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Sleeping With Yesterday (Episode 8)

Posted by on September 9, 2016.

Sleeping With Yesterday

As she leads the men up the staircase, Nnafuka hums to the tune of the music in the sitting room. She turns at the end of their climb and says to Dayo, “Honey, you have to be patient with me. I’ll be downstairs to present your lunch soon.”

Malik turns to Dayo, whispers, “She is still the caring lady.” They smile. From afar Dayo sights the door to the playhouse and sees a doll on the floor there, half its body out to the hallway with eyes staring at them, the other half inside. He remembers that it was the day he brought this doll home for Seun that he ventured upon Iya holding the baby up by one leg, each swing bursting the baby’s lungs as her tiny voice screamed. Mama Rashidi was there, the uncertainty of Iya’s intention scrawled on her face. She did not say anything. Dayo dropped the doll he had in his hand and rushed over to his mother.

“Iya, kilon shele? What are you doing?”

The woman held on to the baby’s leg and said, “Welcome, omo mi. This is how we do it so that baby will strong. It is how we do you too. Now, see, you are strong.”

“No. No.” He extended his hand to collect Seun. Iya shifted her out of his reach; Seun’s cry almost piercing the walls of the room.

“Iya, nobody does this anymore. You will harm my baby. Give her to me.”

“She is grandchild to me too. I’m doing good.” She insisted, but when Dayo’s face transformed to a burning coal she balanced the baby on her other hand and slowly handed her to Mama Rashidi. As she was leaving she said, “Why are you allowing medicine that is not strong like Oshogbo medicine to catch you like this?”

Dayo looks at this doll on the floor the way he looked at Mama Rashidi after his mother had left the room.

“Where is my wife?” he asked her.

The woman’s voice quavered. “I tell her, oga. I tell her, but she no gree. She even slap me.” She turned her left cheek, and three lines, red hot, were there. Dayo had wondered what would warrant Iya, his mother, a woman who had him taken care of while they struggled through his secondary and university education, a woman who encouraged him to be good to others, to work hard so that he could prove to the world that his drunkard father was not the end of their destiny, Dayo wondered what would make her slap a woman almost the same age as her.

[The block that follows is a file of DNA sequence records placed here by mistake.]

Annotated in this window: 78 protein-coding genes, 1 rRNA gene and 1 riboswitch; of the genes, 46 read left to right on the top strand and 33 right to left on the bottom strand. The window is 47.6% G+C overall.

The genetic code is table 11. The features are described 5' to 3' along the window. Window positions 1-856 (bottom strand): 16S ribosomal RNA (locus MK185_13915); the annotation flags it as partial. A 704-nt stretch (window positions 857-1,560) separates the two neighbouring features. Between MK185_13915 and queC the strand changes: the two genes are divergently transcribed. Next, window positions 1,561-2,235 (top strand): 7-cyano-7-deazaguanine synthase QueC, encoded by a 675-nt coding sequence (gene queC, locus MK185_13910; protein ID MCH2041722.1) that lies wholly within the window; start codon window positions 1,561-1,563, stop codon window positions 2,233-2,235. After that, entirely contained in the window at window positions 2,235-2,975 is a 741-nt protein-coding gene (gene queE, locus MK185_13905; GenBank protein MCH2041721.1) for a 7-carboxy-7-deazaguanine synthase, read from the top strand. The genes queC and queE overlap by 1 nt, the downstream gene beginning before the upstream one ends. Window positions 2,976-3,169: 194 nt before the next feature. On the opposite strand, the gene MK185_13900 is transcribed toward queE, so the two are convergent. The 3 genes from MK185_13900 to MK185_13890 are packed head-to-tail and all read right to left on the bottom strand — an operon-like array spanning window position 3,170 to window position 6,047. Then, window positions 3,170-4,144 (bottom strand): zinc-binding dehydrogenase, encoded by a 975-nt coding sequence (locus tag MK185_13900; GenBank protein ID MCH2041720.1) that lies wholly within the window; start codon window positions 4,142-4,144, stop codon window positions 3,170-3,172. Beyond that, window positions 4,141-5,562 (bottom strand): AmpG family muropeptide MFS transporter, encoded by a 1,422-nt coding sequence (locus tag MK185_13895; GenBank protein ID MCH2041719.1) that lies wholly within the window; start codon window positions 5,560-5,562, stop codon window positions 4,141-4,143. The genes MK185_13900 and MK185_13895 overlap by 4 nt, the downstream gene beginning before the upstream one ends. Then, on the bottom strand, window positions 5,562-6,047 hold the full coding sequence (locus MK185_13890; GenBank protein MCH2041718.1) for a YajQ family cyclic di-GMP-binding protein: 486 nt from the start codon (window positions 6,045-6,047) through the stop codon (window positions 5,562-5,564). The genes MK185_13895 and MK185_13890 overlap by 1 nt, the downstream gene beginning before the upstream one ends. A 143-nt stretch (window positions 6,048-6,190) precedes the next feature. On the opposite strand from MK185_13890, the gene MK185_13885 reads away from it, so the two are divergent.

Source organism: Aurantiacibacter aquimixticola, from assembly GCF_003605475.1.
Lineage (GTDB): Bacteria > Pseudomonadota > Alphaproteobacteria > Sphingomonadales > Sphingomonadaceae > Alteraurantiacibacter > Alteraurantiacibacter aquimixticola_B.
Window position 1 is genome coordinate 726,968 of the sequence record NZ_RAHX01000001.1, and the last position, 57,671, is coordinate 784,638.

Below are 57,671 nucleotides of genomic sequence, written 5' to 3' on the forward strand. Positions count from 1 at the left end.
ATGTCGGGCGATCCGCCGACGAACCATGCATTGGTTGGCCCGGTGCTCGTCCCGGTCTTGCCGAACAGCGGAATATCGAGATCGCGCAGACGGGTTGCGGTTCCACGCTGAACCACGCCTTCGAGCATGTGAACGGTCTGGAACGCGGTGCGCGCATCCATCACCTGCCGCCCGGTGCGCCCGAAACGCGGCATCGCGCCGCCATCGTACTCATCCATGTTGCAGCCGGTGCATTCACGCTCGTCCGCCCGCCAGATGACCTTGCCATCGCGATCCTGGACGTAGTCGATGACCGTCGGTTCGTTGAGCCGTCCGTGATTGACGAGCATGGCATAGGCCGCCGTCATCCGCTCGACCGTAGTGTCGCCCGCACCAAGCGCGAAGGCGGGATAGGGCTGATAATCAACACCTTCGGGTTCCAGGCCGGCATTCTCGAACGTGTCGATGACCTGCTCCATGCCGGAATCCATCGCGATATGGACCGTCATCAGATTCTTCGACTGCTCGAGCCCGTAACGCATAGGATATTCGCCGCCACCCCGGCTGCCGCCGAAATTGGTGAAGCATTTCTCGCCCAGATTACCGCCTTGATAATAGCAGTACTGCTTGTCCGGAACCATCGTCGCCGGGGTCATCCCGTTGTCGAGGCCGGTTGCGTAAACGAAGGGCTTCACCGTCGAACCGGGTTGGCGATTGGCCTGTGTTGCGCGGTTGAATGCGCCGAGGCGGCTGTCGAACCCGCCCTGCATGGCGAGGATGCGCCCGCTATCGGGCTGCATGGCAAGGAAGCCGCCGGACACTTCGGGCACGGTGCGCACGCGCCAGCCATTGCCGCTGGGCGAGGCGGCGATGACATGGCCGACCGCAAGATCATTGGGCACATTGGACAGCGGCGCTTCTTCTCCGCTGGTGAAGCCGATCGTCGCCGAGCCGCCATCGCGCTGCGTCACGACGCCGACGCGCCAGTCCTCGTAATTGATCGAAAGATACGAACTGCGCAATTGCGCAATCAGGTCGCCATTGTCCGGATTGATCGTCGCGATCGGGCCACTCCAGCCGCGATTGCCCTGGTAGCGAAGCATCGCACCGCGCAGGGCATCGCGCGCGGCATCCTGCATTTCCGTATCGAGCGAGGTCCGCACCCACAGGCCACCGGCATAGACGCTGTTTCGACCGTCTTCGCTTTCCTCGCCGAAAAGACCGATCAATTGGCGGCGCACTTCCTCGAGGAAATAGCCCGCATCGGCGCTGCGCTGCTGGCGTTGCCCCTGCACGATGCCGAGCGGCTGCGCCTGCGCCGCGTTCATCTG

But he acted as though he did not see what Mama Rashidi had shown him, as if he did not hear her. He asked again, “Where is my wife?”

“She go market.”

He marched out, and within seconds he was back in the playhouse, touching Seun up and down, looking at her eyes, feeling her stomach to make sure that she was okay. When Nnafuka returned from the market, he had helped her wipe the sweat on her forehead and talked about Iya slapping Mama Rashidi. He did not mention Iya turning Seun by her leg.

Now, he says to Nnafuka, “Why is that doll on the floor?” Before she can speak they are already at the door of the playhouse, Malik covering his wide open mouth with his hand, Dayo baring his eyeballs in disbelief.

“See?” Nnafuka is still smiling as she enters the room. What they are looking at is the playhouse for sure but the white floor of the room is no longer white. It is filled with splatters of blood. Nnafuka carelessly steps on the blood as she walks in, spreading it all over the floor. When they look at the wall, they see an enlargement of horror there. A rat is pinned on the wall with a kitchen knife. On the opposite wall are three rats, small this time, pinned also to the wall with kitchen knives. Blood drips down their dead bodies, down the walls, to the ground.

“What- What is this?” Dayo manages to say.

Nnafuka looks at him with disbelief in her eyes, “This is the playhouse, honey. Are you okay?”

“I mean what is all this blood and these things on the wall!” The words burst like tyre, loud and striking, a gunshot in the silent confusion.

“Oh.” Nnafuka is still smiling. Then, “As I was packing the toys I came upon this family of rats,” her face is turning like a cloud ready to burst forth with rain, “I managed to kill them, kill them, kill them all.”

“Why did you have to hang them on the walls like this with knives passed through them?”

“I needed to show them and everyone that I will never be mocked with babies. The rat was mocking me with her babies!”

Dayo looks at Malik as Malik looks at Dayo.

To Be Continue

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4 Responses

  1. dat woman done dey mad oo, they beta do something b4 its too late

    by Michelle on Sep 9, 2016 at 12:05 pm

  2. I pity this woman….

    by nnajiofor on Sep 9, 2016 at 2:48 pm

  3. hmmmm…I love did story..pls update us

    by amie on Sep 10, 2016 at 7:10 am

  4. oga o abiyamo,may God help her

    by dupe Samuel on Sep 14, 2016 at 9:50 pm

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